LSD Now Part of Random Drug Testing in 2nd Marine Division
The 2nd East Coast Maritime Division has a drug problem, according to its commanding general. And it can have a LSD problem.
The division implemented random LSD testing over the summer due to “recent incidents involving Marines or Sailors,” according to a press release on Tuesday’s Visual Information Distribution Service. Defense.
In the past, the Corps only tested individuals for LSD if requested by law enforcement, the statement said.
“We have a drug problem in the 2d Marine Division,” Major General Francis L. Donovan, the division’s commanding general, said in a press release.
About 4,000 urine tests for the mind-altering drug have been done since the policy changed this summer, Linfante said. Less than half a percent of those tested are HIV positive for the drug, Linfante said.
The Marine Corps Times has asked for clarification on how many 2nd Division Marines have tested and how many have tested positive for LSD, but half a percent of 4,000 tests would be 20 tests positive.
Linfante confirmed on Tuesday evening that less than 20 Marines had tested positive
Drug abuse by the Marines is “unfortunately not new,” 1st Lt. Dan Linfante, a spokesperson for the division, told the Marine Corps Times in an email Tuesday. “What’s new here is that the 2d Marine Division is now specifically testing LSD, as well as the many other substances that we have tested for a long time – both at random and in every other way possible.
“We are committed to identifying violators of our ethics,” Donovan said in the press release. “The vast majority of Marines in the 2d Marine Division routinely stand up for our core values, and they deserve to know that the Marines to their left and right do the same.”
In April 2019, Major General David J. Furness, then commander of the 2nd Marine Division, sent a policy letter detailing a basic daily routine each Marine in the division was to follow, citing a “significant decline” in discipline.
“We allowed Marines and Sailors to walk around with long hair, no or poor shaves, unusable boots and utilities, and inappropriate civilian attire,” the letter read. “There are weeds growing around our building and our workspaces and garbage everywhere except in the dumpsters they belong to.”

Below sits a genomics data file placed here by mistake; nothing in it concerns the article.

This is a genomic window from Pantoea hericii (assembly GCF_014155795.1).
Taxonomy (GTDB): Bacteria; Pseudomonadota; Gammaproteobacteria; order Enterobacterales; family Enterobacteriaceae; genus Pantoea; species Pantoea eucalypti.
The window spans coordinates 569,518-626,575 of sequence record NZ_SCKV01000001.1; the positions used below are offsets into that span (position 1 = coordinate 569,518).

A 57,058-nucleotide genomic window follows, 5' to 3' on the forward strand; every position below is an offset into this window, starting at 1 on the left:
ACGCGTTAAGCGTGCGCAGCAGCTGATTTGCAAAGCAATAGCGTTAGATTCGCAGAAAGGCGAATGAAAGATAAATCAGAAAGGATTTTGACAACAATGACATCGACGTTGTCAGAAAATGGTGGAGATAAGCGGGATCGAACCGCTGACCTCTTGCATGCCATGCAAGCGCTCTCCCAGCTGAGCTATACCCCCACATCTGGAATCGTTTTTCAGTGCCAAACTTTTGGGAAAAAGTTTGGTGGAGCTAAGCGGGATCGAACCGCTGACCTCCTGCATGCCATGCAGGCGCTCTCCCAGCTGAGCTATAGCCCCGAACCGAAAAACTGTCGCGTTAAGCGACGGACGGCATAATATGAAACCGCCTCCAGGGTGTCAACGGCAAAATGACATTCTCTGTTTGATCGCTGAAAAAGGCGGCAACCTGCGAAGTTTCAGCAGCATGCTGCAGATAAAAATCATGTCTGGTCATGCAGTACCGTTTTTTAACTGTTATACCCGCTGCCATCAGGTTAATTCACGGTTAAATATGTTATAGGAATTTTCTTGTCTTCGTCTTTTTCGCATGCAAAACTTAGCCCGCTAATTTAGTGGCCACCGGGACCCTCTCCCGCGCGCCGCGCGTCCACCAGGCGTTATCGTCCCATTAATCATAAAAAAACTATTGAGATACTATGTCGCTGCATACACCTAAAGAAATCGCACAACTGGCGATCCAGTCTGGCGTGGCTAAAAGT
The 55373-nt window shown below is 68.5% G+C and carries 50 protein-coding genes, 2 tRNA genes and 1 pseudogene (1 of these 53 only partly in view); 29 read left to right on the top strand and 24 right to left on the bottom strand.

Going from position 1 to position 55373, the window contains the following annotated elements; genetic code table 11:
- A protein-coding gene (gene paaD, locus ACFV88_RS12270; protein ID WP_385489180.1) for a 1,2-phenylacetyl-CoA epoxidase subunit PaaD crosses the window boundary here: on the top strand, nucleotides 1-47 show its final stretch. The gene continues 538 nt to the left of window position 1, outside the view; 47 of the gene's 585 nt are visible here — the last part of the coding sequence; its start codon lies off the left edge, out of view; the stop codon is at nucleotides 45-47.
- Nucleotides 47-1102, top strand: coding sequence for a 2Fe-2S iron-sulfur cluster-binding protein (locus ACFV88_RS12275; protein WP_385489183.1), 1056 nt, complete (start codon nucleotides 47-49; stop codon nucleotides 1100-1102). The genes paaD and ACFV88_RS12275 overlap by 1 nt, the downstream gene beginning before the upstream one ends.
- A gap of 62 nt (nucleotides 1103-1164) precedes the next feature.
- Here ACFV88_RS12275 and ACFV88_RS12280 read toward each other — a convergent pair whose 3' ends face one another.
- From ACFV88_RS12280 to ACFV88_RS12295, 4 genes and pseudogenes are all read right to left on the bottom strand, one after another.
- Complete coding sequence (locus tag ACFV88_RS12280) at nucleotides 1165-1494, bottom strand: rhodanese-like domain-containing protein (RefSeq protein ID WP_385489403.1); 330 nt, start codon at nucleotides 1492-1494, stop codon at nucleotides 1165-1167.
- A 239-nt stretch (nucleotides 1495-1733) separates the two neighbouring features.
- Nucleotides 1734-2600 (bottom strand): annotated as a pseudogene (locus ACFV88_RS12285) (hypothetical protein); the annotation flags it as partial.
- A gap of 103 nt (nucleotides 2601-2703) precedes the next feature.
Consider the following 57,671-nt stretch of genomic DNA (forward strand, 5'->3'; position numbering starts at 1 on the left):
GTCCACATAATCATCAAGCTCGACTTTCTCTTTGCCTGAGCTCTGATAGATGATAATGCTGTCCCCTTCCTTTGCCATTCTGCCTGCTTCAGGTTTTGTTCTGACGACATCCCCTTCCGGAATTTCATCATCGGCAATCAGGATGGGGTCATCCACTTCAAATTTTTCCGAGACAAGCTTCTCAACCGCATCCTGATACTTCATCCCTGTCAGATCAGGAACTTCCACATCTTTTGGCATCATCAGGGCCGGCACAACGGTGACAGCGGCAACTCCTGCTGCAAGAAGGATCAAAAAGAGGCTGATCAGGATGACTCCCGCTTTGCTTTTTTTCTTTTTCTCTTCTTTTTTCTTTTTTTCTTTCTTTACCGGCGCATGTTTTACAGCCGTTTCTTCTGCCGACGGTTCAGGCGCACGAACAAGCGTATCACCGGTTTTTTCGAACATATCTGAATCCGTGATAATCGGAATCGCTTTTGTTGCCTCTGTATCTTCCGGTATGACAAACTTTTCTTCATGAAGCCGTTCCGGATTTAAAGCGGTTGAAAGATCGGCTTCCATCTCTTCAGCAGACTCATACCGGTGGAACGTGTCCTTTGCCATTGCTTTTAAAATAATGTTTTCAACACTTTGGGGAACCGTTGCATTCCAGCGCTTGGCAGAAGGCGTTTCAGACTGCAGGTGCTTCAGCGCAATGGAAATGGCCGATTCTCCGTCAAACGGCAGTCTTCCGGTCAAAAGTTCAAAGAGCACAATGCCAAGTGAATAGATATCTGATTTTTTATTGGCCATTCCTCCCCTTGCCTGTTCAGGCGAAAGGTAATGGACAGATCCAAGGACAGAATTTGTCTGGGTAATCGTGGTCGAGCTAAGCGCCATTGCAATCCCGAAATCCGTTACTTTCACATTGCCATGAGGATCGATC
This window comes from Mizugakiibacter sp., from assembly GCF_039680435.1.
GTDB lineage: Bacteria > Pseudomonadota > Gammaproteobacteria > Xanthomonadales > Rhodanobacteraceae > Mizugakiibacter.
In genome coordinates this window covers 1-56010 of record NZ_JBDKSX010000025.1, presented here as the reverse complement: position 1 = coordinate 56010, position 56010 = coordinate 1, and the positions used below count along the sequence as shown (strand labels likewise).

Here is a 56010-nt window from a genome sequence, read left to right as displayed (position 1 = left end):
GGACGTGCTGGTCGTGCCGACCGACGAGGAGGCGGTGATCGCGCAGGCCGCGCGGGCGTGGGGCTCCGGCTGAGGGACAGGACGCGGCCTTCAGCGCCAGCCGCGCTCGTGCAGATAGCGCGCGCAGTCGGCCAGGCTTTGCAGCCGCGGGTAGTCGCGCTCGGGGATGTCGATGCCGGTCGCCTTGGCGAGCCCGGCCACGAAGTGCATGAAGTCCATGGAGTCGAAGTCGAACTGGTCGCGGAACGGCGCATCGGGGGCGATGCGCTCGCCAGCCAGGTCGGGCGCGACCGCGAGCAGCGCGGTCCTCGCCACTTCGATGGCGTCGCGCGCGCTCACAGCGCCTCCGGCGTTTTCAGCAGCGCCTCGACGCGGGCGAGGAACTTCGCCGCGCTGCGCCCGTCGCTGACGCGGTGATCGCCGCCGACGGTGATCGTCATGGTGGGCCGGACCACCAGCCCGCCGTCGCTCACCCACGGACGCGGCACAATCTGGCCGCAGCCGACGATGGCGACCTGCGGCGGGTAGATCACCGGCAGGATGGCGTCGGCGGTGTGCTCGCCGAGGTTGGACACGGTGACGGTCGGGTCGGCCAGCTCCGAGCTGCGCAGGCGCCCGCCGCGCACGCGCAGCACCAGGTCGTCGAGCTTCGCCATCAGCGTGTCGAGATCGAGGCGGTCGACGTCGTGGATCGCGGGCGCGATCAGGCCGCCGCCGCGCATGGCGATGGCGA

“A general lack of attention to detail and corrective action on the part of peers and leaders results in a decline in discipline and destroys the foundation upon which the Marine Corps was built – rock-solid discipline.
Linfante said on Tuesday the change was not due to a serious drop in discipline in the division, but rather a small number of incidents still under investigation.
“The vast majority of the more than 16,000 Marines and Sailors in the 2d Marine Division not only do not engage in drug addiction of any kind, but, more importantly, they routinely display the high standards of professionalism and conduct. that we expect from our Marines and Sailors, ”said Linfante.
A representative of the Naval Criminal Investigative Service was unable to comment on the ongoing investigations.
In September 2019, Marine Cpl. Andrew Christian Gray was arrested along with 19-year-old Alexia Seely and charged with Trafficking LSD by Sale, Trafficking in LSD by Delivery, Trafficking in LSD by Manufacture and Trafficking in LSD by Possession, Marine Corps Times has previously reported.
Gray was assigned to Headquarters Company, 2nd Marine Regiment, 2nd Marine Division, Camp Lejeune, North Carolina, at the time of his arrest.
“Zero tolerance is the position of the Marine Corps, and the Marines need to understand that there are no drugs they can take without government detection means,” said Lt. Col. Christian Ruwe, the division judge advocate, in the press release.